Daniel's family smiling
Daniel Griffes, ’09, never thought that his childhood pastime, working on carpentry projects with his mom, would lay the foundation for his future vocation as a tiny home builder. His father, a chiropractor, funded their remodeling endeavors, and by the time Griffes was in high school he knew how to solder pipes, and run electrical wires, with an overall grasp of how to build.

Growing up, Griffes considered missionary work to be the calling for his life. At 13-years-old he participated in a short term mission trip to Mexicali, Mexico, with Azusa Pacific University, an enriching experience that influenced future acts of service. Griffes attended community college before taking a gap year to live in Guatemala for six months. During that time he lived with a local pastor, studied Spanish, and lived in a rural area gaining experience in different kinds of missionary work, including serving at an orphanage and teaching English. After working at youth camps, he was certain that being a camp director was his calling because of his love for creating a positive impact in children’s lives.

While deciding where to earn a bachelor’s degree, Griffes was drawn back to APU because of its inviting community. His sister had also decided to start her freshman year at APU at the same time that Griffes transferred in.

“Touring APU was awesome. We could tell that everyone we met loved being there,” he said.

Griffes chose to study sociology, which he thoroughly enjoyed because of the ways in which the class content stretched his mind, leading him to frequently reevaluate his worldview. “I grew so much as a sociology major as I started learning how to best love people who think differently than me.”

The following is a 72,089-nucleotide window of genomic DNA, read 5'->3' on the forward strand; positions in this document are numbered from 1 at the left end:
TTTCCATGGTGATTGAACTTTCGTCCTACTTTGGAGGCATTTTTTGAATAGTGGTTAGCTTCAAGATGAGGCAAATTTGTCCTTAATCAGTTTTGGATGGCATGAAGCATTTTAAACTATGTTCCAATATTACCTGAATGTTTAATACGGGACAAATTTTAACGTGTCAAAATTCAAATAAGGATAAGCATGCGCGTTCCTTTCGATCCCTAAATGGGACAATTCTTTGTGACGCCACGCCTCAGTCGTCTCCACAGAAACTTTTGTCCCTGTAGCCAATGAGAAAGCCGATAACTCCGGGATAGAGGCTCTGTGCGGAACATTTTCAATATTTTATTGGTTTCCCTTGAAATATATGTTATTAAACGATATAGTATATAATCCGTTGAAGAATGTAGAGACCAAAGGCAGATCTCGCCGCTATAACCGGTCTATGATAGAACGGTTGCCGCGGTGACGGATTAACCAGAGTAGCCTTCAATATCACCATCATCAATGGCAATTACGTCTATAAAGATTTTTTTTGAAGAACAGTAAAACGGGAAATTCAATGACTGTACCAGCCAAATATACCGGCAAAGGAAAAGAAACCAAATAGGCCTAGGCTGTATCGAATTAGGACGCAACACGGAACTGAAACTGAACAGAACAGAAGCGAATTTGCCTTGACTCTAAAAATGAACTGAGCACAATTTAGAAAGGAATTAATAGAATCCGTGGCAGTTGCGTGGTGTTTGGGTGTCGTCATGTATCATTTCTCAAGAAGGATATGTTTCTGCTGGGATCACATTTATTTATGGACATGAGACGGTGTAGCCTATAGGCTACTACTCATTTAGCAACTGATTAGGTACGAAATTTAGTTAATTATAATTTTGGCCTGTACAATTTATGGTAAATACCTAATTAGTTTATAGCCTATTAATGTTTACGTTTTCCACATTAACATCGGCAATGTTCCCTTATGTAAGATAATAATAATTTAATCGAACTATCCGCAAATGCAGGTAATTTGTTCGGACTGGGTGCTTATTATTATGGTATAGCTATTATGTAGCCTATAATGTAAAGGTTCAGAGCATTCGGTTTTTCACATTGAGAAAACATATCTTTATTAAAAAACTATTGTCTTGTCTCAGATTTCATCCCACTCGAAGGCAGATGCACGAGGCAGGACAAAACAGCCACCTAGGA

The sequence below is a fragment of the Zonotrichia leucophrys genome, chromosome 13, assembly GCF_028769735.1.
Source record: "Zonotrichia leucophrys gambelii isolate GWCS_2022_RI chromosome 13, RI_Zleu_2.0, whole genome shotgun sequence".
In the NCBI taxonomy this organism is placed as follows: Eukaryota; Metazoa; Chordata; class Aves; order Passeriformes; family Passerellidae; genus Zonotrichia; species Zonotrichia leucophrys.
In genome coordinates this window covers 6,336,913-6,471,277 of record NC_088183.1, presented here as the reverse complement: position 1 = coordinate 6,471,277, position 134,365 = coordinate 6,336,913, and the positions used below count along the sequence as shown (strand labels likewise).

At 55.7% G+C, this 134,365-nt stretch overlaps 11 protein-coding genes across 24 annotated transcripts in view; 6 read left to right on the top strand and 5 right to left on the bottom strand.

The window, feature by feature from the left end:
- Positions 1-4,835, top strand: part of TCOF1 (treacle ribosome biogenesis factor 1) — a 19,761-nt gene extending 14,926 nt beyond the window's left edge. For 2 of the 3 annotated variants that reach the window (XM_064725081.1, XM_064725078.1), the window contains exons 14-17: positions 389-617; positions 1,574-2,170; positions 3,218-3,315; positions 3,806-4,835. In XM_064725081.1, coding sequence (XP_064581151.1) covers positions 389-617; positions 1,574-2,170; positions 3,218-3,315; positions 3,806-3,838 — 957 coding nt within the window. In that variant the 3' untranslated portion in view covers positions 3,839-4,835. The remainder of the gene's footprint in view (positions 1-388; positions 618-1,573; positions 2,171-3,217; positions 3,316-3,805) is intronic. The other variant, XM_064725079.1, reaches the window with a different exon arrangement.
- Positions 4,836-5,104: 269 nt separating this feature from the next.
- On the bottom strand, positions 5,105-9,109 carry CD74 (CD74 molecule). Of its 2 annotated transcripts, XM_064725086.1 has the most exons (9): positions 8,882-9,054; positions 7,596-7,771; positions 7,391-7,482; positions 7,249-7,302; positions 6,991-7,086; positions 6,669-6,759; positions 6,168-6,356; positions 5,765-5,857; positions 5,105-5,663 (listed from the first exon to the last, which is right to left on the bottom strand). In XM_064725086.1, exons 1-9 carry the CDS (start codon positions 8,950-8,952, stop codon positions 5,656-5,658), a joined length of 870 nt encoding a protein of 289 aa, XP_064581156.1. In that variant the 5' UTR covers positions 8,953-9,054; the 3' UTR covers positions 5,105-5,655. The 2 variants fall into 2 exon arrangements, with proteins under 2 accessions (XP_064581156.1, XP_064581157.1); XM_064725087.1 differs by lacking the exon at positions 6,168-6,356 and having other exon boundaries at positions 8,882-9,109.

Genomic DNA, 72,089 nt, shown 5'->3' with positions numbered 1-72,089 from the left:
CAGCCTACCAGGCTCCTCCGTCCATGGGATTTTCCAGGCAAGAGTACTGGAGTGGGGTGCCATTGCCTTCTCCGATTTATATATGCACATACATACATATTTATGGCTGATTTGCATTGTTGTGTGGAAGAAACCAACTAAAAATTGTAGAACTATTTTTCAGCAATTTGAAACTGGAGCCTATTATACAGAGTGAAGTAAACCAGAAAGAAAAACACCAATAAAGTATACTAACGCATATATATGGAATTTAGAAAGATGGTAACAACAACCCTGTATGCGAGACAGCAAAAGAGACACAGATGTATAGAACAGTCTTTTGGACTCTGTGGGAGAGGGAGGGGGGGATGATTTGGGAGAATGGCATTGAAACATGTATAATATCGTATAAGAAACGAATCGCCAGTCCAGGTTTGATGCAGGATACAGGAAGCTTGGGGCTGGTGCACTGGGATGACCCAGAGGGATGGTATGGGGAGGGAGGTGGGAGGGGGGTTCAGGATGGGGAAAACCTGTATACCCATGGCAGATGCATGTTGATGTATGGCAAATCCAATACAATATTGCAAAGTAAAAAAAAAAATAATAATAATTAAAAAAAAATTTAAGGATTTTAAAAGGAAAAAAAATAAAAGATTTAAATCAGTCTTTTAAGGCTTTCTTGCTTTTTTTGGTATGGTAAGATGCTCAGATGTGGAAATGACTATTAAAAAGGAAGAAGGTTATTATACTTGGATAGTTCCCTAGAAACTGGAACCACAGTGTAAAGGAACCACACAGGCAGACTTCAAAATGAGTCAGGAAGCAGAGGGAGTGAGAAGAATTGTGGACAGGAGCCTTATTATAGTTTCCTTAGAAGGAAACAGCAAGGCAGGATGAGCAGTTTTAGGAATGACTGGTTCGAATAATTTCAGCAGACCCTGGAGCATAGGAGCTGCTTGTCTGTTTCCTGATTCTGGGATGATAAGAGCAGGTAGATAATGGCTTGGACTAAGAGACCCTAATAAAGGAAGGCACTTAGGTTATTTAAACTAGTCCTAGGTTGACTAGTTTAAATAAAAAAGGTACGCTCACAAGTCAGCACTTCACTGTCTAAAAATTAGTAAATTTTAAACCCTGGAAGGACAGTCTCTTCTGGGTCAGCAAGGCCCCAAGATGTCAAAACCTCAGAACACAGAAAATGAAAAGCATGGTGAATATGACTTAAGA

Looking back at his college days, Griffes fondly remembers working in the Center for Student Action (CSA) (Now the Office of Service and Discipleship). “I truly found my people there. Working together and going on mission trips was the highlight of my APU experience,” he said. “I’m a strong believer that you’ll find what you’re looking for.” Griffes also discovered fulfillment trying new things, since he had space in his schedule to take several electives. From ceramics to leadership classes, Griffes made the most of his time at APU by diving into each opportunity he could find.

After graduating, Griffes was the interim operations director in the CSA, and led numerous global engagement trips. Two years later, he embarked on an adventure with his siblings. They drove from California to Argentina, spending three months traveling throughout Central and South America. Griffes spent a few more years committed to missionary work. His personal journey took him in a different direction though, and he returned home to reconsider what he wanted to do with his career.

Griffes reentered construction work as a hobby, and became involved in a new church. He lived in a house with four friends across the street from his pastor. He also met his future wife, Olivia Rodriguez, who lived just down the block. Their young adults church group often held dinner parties and they spent time in the same circles. Griffes found out that Olivia graduated from APU in 2012 with a degree in nursing. They never met each other as students, but she lived in the same hall as Griffes’ sister. After dating for one year, Griffes proposed, and the couple got married in 2015.